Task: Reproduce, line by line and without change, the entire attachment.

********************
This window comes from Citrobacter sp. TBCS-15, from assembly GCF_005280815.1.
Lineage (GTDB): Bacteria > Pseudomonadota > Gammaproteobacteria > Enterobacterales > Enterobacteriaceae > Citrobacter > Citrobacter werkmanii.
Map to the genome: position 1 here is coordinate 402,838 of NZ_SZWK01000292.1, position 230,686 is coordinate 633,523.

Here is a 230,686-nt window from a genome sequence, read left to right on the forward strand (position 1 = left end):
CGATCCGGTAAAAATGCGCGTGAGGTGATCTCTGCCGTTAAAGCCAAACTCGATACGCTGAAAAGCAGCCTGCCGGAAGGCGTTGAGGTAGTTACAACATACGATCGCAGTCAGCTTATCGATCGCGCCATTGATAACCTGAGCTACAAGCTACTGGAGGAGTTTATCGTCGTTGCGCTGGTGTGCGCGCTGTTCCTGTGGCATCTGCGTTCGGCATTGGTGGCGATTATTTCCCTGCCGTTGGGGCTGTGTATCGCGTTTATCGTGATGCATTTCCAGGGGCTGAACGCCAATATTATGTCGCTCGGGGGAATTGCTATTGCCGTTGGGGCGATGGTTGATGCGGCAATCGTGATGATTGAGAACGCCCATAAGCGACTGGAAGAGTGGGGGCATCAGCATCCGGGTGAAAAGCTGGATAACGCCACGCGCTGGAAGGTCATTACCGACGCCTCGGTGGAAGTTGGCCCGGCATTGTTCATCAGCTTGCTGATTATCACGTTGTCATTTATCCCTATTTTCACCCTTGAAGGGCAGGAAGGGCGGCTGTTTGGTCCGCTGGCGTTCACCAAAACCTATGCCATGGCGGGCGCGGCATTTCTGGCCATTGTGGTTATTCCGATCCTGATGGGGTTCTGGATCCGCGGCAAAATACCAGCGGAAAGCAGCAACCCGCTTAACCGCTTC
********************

This window comes from Citrobacter sp. TBCS-15, from assembly GCF_005280815.1.
Lineage (GTDB): Bacteria > Pseudomonadota > Gammaproteobacteria > Enterobacterales > Enterobacteriaceae > Citrobacter > Citrobacter werkmanii.
Map to the genome: position 1 here is coordinate 402,838 of NZ_SZWK01000292.1, position 230,686 is coordinate 633,523.

Here is a 230,686-nt window from a genome sequence, read left to right on the forward strand (position 1 = left end):
CGATCCGGTAAAAATGCGCGTGAGGTGATCTCTGCCGTTAAAGCCAAACTCGATACGCTGAAAAGCAGCCTGCCGGAAGGCGTTGAGGTAGTTACAACATACGATCGCAGTCAGCTTATCGATCGCGCCATTGATAACCTGAGCTACAAGCTACTGGAGGAGTTTATCGTCGTTGCGCTGGTGTGCGCGCTGTTCCTGTGGCATCTGCGTTCGGCATTGGTGGCGATTATTTCCCTGCCGTTGGGGCTGTGTATCGCGTTTATCGTGATGCATTTCCAGGGGCTGAACGCCAATATTATGTCGCTCGGGGGAATTGCTATTGCCGTTGGGGCGATGGTTGATGCGGCAATCGTGATGATTGAGAACGCCCATAAGCGACTGGAAGAGTGGGGGCATCAGCATCCGGGTGAAAAGCTGGATAACGCCACGCGCTGGAAGGTCATTACCGACGCCTCGGTGGAAGTTGGCCCGGCATTGTTCATCAGCTTGCTGATTATCACGTTGTCATTTATCCCTATTTTCACCCTTGAAGGGCAGGAAGGGCGGCTGTTTGGTCCGCTGGCGTTCACCAAAACCTATGCCATGGCGGGCGCGGCATTTCTGGCCATTGTGGTTATTCCGATCCTGATGGGGTTCTGGATCCGCGGCAAAATACCAGCGGAAAGCAGCAACCCGCTTAACCGCTTC